Three years on, Iran appears to have entrenched its intelligence and paramilitary forces in Iraq by playing two sides of the conflict: Shi'ite parties and militias who share a common religious outlook, and Sunni Arab Islamists bent on establishing an Islamic caliphate in Iraq.

Among the possible Iranian goals in Iraq that have been bandied about are (1) establishing an Islamic state and preventing the formation of a pro-Arab, pro-U.S., secularist regime; (2) driving U.S. forces from Iraq; (3) preventing the revival of Al-Najaf over Qom as the seat of Shi'ite scholarship; and (4) obtaining influence over the exploitation of Iraq's natural resources, namely oil. A fifth possible goal is to establish a secure route linking Iran to Syria, thereby enabling the movement of goods and hardware that could be used as leverage in Iran's relationship with Israel.

Moving In

Iraq's leading Shi'ite political party, the Supreme Council for the Islamic Revolution in Iraq (SCIRI), was based in Iran for some 20 years prior to the downfall of the Saddam Hussein regime. SCIRI's armed wing, the Badr Corps (now known as the Badr Organization) was trained by Iran's Al-Quds Force, a special-operations unit of the Islamic Revolution Guards Corps. The Cairo-based weekly "Al-Ahram" contended in 2005 that Iranian President Mahmud Ahmadinejad played a role in the formation of the Badr Corps and hence wields influence over the organization today. However, the veracity of that allegation is not known.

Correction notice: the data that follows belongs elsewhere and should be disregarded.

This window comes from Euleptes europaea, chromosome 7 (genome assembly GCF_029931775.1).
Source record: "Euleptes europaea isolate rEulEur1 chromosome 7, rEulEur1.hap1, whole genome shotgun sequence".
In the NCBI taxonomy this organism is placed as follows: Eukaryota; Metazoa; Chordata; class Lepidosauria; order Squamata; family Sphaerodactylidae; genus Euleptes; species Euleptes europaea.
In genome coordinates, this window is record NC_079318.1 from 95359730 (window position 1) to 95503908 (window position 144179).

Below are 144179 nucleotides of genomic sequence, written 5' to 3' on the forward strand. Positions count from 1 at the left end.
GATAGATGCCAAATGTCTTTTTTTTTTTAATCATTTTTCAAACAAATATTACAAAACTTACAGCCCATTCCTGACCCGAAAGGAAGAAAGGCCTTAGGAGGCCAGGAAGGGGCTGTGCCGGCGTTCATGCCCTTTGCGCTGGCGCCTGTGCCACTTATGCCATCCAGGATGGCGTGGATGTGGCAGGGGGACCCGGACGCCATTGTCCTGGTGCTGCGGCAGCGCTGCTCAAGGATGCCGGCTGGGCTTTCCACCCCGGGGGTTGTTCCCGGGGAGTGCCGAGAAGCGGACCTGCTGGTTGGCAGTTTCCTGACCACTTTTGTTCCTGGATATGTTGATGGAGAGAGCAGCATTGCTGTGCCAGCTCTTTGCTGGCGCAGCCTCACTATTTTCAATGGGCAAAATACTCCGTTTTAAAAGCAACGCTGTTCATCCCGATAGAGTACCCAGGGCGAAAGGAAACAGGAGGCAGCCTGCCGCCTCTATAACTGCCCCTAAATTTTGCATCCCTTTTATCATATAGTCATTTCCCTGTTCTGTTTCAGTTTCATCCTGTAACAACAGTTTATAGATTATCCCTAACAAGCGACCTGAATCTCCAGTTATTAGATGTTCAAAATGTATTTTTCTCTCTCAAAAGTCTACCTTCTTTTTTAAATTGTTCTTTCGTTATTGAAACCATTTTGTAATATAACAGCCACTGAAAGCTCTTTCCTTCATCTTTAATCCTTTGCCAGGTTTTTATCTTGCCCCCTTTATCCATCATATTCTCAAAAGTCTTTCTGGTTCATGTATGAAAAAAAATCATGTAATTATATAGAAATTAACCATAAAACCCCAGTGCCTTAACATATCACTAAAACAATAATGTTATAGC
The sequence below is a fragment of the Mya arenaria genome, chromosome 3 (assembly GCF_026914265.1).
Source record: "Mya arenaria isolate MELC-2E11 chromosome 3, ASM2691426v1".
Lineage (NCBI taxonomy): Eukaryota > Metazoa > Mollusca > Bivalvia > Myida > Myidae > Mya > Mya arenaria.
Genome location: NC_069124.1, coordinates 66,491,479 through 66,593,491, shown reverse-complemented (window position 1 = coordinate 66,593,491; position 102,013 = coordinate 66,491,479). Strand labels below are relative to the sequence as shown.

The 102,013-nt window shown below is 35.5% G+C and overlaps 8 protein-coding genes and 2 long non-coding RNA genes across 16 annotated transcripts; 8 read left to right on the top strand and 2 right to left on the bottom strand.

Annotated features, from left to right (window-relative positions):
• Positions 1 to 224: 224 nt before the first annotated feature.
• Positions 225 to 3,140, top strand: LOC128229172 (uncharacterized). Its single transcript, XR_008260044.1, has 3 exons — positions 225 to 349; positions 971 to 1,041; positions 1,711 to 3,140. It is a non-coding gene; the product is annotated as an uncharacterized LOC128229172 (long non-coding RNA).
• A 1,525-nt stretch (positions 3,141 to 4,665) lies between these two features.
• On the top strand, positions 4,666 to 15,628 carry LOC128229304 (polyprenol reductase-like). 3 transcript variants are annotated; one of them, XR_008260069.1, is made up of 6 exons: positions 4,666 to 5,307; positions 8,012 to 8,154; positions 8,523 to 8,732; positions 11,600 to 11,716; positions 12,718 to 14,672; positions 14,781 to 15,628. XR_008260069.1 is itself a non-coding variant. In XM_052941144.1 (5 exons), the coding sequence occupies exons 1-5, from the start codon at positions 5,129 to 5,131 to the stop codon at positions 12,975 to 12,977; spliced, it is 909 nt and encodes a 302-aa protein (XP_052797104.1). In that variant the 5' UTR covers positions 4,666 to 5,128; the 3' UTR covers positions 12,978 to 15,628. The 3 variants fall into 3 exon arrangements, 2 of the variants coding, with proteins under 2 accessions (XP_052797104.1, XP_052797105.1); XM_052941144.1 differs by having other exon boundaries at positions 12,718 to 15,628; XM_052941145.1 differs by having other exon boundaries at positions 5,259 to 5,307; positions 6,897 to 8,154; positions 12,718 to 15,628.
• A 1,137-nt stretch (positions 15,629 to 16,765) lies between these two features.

As the U.S.-led invasion in 2003 got under way, Badr forces -- hundreds of whom are Iraqis with military training who defected to Iran in the 1980s -- entered Iraq. They quickly took control of security, local governance, and aid organizations in Shi'ite-populated towns in Mada'in, located some 30 kilometers south of Baghdad, and as far north as Samarra, located 100 kilometers north of Baghdad. Many analysts believe the Badr forces were accompanied by Iranian Al-Quds Force troops.

Within a month, their sphere of influence had spread to other areas of the country. SCIRI head Abd al-Aziz al-Hakim announced on April 23, 2003, that Badr forces "are in most villages and areas" in the country. "Nobody can drive them out," he said. The lack of security along the 1,000-kilometer Iran-Iraq border allowed for the free flow of weapons into Iraq.